Illustration: Nick Sheeran

The New Hot Startups Will Be Camels, Not Unicorns

We’re entering the desert. Which would you rather be?

Alexandre Lazarow
Published in
7 min readApr 27, 2020

Even before the coronavirus shocked markets, the sheen was starting to fade from Silicon Valley’s obsession with finding, funding, and building the next unicorn — the valley’s nickname for startups valued at over a billion dollars. The collapse of companies with runaway valuations like WeWork and Brandless exposed flaws with the valley’s preferred strategies of “blitzscaling” and relying on VC-subsidized products.

Meanwhile, startups outside Silicon Valley have been proving a different model of success. In emerging markets are companies we can learn from because they have survived harsh business climates with less capital and ecosystem support. These startups are more akin to camels for their ability to adapt to multiple climates, survive without sustenance for months, and withstand harsh conditions. And unlike unicorns, camels are not imaginary creatures. They are real, and they are resilient.

Camel startups survive in unforgiving environments for a number of strategic reasons:

Scaling through the valley of death

In their early days, startups need to spend more money than they earn in order to develop a new product or service and gain customers. They continue to lose money even after they begin selling to customers and generating revenue, as fixed costs may be large, and sales are too small at first to cover operating costs. Compounding this, startups are spending capital to attract new customers.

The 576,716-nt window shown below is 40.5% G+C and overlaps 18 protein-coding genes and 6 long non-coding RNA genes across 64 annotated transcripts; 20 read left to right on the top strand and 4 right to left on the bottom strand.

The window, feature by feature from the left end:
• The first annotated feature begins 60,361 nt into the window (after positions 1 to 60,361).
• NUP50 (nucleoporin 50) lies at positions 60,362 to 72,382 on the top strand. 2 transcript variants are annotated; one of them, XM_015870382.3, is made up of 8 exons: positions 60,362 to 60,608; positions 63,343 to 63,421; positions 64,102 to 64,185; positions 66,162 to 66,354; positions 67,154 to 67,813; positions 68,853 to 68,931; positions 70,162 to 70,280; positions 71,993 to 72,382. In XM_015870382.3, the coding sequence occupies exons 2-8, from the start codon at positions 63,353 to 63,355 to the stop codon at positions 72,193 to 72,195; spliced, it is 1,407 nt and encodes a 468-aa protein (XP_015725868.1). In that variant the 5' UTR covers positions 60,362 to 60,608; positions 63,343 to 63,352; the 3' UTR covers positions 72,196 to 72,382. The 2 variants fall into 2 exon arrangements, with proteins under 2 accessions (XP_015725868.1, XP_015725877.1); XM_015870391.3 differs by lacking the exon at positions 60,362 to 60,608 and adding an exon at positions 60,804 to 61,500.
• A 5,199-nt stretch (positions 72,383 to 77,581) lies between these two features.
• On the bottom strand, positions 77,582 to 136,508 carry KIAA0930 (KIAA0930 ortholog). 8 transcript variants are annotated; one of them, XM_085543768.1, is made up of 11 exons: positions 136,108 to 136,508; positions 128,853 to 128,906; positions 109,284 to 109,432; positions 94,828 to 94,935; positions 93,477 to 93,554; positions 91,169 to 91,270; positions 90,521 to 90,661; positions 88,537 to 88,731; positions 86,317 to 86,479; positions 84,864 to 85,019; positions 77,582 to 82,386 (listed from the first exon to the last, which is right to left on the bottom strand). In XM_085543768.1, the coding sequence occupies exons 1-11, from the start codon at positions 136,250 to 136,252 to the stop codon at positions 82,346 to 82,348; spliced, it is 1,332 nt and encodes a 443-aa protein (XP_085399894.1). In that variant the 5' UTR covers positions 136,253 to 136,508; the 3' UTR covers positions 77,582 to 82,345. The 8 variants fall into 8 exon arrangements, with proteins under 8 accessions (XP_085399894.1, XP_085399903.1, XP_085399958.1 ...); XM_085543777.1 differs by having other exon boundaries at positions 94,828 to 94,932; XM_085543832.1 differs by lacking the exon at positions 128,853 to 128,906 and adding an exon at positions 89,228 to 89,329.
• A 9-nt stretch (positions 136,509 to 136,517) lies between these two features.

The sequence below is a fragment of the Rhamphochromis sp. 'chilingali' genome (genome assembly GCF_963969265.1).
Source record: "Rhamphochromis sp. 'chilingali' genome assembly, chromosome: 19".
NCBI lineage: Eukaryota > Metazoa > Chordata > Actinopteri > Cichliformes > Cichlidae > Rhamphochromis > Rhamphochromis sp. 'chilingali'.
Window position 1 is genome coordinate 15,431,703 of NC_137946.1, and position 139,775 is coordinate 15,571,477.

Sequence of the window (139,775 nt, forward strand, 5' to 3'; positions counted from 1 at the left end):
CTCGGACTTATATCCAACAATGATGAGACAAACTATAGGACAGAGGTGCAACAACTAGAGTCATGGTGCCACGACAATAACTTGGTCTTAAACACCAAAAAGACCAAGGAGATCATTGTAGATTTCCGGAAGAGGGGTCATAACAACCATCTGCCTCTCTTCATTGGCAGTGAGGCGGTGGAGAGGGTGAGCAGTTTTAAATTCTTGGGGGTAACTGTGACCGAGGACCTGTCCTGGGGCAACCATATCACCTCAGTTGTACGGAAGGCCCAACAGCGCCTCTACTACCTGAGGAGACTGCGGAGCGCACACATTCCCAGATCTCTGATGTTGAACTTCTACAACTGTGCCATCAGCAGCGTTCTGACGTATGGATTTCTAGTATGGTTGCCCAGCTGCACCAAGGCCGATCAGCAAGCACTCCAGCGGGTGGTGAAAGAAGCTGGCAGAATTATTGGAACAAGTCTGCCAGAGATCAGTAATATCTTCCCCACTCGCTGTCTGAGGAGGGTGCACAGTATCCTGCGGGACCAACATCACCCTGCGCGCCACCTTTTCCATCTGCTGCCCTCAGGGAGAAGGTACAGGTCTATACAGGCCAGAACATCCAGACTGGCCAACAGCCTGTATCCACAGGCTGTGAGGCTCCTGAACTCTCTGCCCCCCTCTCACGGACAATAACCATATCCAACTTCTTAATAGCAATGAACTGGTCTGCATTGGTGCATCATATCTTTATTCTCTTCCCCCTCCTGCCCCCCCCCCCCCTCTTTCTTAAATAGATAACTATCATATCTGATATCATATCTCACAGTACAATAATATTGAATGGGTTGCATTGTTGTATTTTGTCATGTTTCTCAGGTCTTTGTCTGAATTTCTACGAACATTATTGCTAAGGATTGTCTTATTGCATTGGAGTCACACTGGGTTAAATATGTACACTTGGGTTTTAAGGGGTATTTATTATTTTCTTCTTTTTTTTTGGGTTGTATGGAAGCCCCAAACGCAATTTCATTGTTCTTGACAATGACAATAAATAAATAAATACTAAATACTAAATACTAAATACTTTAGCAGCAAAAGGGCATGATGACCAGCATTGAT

The classic “valley of death” model describes this phenomenon: Startups might have a good business model but negative cash flow until they hit sufficient sales volume to support their operations and become profitable.

What distinguishes Silicon Valley’s approach to building startups is its prioritization of growth over profitability. The valley of death deepens into a chasm, heightening the absolute need for venture funding for survival — and increasingly ensuring the likelihood of a binary outcome of either massive success or total failure for the company. The figure below explains it succinctly.



Alexandre Lazarow
Writer for

Global #VentureCapital @Cathayinnov, previously @OmidyarNetwork; author of Out-Innovate (HBR Press); professor @MIIS; outdoor enthusiast; raised on the Cdn